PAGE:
9966Re: A change of topic, please!
- Jan 4, 2004I thought it (the film about "Rubliev") was a blasphemy, and an
attempt to prove the triumph of "dvoe-veria" (mixture of pagan and
Christian faith) over Orthodoxy in Russia!
Archpriest Stefan Pavlenko
PS: It is though, a historical FACT that it was a Russian who first
flew in the air in a Lighter that air/hot air balloon!!!
--- In email@example.com, "vkozyreff"
> Dear List,
> Speaking about Tarkovsky's Rubliov, I am not sure the film is really
> orthodox. It is certainly not historical. If I remember, the script
> goes that monk Andreï Roublev is chosen to paint frescos in a
> cathedral, but he is disturbed by the subject: he cannot admit that
> God takes revenge on his creatures at the dread Judgement. Moved by
> the faith of original Christianity, he believes in a God of love and
> of pardon, and this condemns him to loneliness and doubt.
> I do not think that Tarkovsky had a good knowledge of what monachism
> and orthodoxy are about. Who told him that the Church did teach the
> vision against which his Rubliov struggled? Who told him that
> believing in a God of love threw him, an orthodox monk, into
> loneliness? The MP?
> In fact, this film was not totally disagreeable to the regime, as it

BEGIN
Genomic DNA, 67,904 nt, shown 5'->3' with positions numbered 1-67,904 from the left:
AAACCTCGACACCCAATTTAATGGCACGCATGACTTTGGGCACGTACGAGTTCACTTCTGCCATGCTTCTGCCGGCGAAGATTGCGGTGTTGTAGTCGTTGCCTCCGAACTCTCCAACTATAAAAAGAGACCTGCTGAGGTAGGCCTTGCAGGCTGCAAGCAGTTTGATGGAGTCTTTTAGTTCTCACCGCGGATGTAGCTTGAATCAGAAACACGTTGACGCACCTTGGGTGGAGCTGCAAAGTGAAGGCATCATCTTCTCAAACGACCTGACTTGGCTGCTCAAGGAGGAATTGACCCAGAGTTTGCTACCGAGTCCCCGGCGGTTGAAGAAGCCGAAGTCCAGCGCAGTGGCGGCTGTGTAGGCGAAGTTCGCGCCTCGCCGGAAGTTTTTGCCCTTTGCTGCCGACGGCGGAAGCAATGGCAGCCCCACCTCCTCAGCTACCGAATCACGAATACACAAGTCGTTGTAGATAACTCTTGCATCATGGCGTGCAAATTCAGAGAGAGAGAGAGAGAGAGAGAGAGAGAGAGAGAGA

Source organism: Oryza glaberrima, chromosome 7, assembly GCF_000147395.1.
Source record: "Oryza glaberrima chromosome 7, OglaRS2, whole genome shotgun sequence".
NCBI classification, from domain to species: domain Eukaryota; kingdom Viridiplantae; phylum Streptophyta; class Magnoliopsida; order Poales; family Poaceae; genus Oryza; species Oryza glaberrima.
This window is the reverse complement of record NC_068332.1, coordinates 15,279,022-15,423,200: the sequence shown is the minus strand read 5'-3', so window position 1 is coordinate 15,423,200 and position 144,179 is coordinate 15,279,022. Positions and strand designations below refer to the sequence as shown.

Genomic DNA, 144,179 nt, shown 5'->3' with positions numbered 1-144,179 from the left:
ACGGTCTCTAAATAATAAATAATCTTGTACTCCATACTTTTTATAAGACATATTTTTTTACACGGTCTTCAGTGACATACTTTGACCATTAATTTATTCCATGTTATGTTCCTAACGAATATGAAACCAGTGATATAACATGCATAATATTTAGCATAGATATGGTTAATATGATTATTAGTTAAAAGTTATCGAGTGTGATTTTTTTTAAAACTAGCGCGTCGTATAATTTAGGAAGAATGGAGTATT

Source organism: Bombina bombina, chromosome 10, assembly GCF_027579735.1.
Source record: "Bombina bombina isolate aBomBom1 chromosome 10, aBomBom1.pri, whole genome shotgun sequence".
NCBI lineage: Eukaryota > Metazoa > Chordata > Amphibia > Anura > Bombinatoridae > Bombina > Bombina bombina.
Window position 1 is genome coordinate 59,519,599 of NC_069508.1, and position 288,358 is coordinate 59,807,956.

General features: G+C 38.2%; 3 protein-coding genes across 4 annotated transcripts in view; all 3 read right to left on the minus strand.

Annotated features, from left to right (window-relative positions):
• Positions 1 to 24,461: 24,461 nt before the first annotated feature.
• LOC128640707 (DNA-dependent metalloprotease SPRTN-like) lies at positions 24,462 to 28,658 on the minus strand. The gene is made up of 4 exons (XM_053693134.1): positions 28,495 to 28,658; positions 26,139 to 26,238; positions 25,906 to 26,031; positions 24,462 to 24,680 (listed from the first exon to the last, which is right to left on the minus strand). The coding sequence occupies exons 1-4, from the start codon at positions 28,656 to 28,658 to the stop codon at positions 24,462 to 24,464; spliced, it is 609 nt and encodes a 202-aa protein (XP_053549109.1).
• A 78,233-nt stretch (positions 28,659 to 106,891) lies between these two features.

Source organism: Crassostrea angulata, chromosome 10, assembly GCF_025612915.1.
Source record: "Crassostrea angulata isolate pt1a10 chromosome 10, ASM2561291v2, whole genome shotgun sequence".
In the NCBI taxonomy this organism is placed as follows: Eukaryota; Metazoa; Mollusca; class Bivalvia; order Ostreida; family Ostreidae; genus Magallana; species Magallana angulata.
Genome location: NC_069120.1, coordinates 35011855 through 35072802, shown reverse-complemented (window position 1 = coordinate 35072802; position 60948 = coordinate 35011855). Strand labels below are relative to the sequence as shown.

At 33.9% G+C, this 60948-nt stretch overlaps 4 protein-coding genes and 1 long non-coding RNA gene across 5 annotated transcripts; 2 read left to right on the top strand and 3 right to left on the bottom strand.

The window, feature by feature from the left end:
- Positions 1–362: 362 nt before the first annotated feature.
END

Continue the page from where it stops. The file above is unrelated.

> gave a negative idea of the Church and presented Rubliev as a kind of
> protestant in rebellion against the Church and composing his personal
> orthodoxy. Considering that Rubliov painted among the most beautiful
> and most orthodox icons and frescoes, the film, whatever the talent
> of the author is almost a sacrilege. Please, Messrs. the non-orthodox
> film directors, keep your hands off orthodoxy before you convert.
> As you know, the regime was an expert in managing "dissidence" to its
> benefit (Vysotsky, Akhudjava, etc.)
> I confess that I saw the film a very long time ago, but the scent of
> it was very little orthodox and very much soviet in my memory.
> In God,
> Vladimir Kozyreff
> --- In firstname.lastname@example.org, Gerald Herrin
> <geraldherrin@e...> wrote:
> > I am pleased to answer this, or at least give my opinion:
> > 1) The Northern Thebaid: Monastic Saints of the Russian North
> > 2) Early Fathers from the Philokalia, translated by E. Kadloubovsky
> > G.E,H. Palmer
> > 3) Any of the biographies of the Optina Elders
> > 4) Dostoevsky.... Crime and Punishment, The Demons, and the
> > Karamazov
> > 5) Gibbon's Decline and Fall of the Roman Empire (not Orthodox, of
> > course, but still one of the finest histories of the later Roman
> > in English)
> > 6) Saint Augustine's Confessions
> > 7) and could I watch Andrei Tarkovsky's Andrei Rublev and Fellini's
> > Strada on this desert island?
> > My suggestions for myself ....
> > Isaac (Gerald) Herrin
> > On Tuesday, December 30, 2003, at 09:45 AM, Olga wrote:
> > > Therefore, I propose a change of topic:
> > > If you were stuck on a desert island, besides the Gospel, of
> > > which Orthodox books would you want to have with you? The ones
> > > you find particularly close to your heart, the most inspiring, the
> > > most enlightening, the most moving!
> > Gerald Herrin
> > geraldherrin@e...
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